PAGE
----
Is it OK for children to count on their fingers? Generations of students have been discouraged by teachers from using their hands when learning math. But a research article published in Frontiers in Education shows using fingers may be a much more important part of math learning than previously thought.
The article, by Professor Tim Jay of Sheffield Hallam University and independent researcher Dr. Julie Betenson, confirms what parents have long felt instinctively: that the sorts of finger games children often play at home are central to their education.
The researchers worked with 137 primary students aged between six and seven. All the children were given different combinations of counting and number games, but only some were given exercises that involved finger training.
Some students played games involving number symbols, such as dominoes, shut-the-box, and snakes and ladders.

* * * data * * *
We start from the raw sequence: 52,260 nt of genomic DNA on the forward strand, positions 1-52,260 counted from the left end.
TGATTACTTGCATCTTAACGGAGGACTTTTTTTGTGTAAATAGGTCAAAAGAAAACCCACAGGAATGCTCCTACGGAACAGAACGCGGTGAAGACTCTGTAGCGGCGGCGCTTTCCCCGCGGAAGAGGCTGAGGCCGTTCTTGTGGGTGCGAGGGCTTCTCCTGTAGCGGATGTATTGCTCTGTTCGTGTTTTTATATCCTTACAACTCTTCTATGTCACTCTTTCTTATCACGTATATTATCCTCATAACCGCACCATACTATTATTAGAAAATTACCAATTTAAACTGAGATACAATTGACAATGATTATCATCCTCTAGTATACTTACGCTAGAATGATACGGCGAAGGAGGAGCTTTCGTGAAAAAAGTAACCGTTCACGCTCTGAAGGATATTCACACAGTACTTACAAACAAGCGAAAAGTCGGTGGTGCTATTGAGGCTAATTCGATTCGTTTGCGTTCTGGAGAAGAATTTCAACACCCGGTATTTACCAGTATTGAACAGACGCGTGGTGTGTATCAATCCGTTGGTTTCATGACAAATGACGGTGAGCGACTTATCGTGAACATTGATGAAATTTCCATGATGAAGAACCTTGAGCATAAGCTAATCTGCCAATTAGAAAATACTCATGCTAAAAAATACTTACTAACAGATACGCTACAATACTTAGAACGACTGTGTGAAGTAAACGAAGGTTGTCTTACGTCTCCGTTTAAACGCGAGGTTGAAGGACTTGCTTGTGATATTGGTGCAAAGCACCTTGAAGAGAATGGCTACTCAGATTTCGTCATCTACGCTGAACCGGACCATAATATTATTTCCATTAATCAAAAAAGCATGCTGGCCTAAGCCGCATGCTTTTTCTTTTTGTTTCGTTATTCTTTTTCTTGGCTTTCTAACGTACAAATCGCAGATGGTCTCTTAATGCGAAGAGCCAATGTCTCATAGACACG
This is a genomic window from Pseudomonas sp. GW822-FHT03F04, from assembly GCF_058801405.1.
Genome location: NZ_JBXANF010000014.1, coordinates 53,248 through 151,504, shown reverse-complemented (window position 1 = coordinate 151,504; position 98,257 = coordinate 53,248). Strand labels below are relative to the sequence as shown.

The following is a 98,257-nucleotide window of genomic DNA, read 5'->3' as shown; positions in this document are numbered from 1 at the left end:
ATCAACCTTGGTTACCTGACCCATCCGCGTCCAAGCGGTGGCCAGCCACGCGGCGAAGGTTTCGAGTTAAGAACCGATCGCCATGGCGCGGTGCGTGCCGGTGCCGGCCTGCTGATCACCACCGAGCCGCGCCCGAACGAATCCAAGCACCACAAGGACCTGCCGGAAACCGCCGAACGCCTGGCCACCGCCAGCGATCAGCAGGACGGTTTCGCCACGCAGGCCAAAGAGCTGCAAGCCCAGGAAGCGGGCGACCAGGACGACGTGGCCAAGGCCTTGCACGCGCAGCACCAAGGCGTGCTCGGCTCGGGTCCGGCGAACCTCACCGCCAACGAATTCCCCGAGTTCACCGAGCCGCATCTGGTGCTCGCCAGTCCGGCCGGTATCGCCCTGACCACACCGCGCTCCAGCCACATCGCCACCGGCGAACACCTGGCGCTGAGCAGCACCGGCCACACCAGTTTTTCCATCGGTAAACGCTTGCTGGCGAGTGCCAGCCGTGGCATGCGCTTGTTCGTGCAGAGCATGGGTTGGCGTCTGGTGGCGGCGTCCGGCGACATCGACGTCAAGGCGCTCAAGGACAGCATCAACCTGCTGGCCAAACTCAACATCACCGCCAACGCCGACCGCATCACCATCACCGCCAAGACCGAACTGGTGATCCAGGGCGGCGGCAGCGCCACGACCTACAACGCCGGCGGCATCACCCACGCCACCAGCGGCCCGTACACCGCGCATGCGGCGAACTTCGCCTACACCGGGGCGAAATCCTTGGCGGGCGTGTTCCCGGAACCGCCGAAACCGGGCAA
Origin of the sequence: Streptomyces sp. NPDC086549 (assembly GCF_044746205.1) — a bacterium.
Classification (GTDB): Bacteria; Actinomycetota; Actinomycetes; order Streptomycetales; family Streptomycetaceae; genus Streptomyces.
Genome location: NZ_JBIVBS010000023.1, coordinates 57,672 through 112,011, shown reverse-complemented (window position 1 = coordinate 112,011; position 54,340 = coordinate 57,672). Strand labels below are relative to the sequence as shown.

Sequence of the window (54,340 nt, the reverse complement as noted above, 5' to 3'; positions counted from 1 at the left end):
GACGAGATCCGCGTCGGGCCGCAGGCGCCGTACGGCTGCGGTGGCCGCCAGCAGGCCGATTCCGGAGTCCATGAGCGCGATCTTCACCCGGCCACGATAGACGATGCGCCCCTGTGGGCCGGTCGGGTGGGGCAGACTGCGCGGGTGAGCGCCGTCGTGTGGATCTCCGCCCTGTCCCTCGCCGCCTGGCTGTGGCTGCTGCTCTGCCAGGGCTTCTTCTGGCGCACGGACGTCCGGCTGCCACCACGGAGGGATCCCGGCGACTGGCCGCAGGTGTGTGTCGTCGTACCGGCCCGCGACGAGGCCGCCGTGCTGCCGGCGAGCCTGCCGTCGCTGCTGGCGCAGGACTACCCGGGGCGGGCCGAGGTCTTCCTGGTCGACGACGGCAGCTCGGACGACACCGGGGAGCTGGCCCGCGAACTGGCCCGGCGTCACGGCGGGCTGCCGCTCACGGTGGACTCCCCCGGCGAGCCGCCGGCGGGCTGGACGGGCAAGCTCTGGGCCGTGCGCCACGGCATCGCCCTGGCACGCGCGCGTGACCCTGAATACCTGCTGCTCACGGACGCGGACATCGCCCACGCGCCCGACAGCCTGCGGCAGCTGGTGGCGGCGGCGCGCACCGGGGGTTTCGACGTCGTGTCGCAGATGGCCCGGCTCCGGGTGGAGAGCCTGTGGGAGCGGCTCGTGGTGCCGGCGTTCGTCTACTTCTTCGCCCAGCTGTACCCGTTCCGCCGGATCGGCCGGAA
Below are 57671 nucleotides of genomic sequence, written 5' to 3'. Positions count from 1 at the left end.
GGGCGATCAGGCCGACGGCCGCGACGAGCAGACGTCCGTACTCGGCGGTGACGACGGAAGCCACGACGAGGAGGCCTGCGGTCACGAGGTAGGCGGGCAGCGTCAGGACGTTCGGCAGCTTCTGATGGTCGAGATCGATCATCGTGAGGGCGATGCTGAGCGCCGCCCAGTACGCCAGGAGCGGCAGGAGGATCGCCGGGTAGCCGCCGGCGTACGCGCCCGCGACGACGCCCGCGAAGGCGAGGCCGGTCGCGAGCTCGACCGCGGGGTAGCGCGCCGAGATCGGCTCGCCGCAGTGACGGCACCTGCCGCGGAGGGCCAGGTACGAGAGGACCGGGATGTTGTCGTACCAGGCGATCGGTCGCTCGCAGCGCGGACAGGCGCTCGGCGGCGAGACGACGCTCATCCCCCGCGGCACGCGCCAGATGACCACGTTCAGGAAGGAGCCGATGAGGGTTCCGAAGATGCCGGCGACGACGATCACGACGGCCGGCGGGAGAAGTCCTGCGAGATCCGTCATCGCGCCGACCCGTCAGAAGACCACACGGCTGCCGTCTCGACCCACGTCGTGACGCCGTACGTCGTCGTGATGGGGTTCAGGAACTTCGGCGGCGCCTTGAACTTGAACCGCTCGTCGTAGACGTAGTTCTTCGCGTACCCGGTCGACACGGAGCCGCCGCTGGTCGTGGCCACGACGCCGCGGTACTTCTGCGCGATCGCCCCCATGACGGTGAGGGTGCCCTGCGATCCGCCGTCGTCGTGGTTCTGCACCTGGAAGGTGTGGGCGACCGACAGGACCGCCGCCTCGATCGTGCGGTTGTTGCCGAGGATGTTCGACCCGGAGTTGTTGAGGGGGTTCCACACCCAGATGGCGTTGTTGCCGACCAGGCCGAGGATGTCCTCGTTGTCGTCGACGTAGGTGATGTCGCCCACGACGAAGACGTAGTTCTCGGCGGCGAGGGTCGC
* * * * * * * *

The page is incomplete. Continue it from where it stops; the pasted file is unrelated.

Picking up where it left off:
Other students were asked to play finger games, such as being asked to hold up a given number of fingers, or numbering fingers from 1 to 5 and then having to match one of them by touching it against the corresponding finger on the other hand; or tracing colored lines using a particular finger.
Both groups did a little better in math tests than a third group of students who simply had ‘business as usual’ with their teachers. But the group that did both the counting and the finger games fared significantly better.
The findings show that a finger training intervention, when combined with intensive exposure to multiple representations of number can support young children’s development of quantitative skills. This adds to evidence in the literature regarding the role of fingers in children’s mathematics learning and may have implications for pedagogical approaches.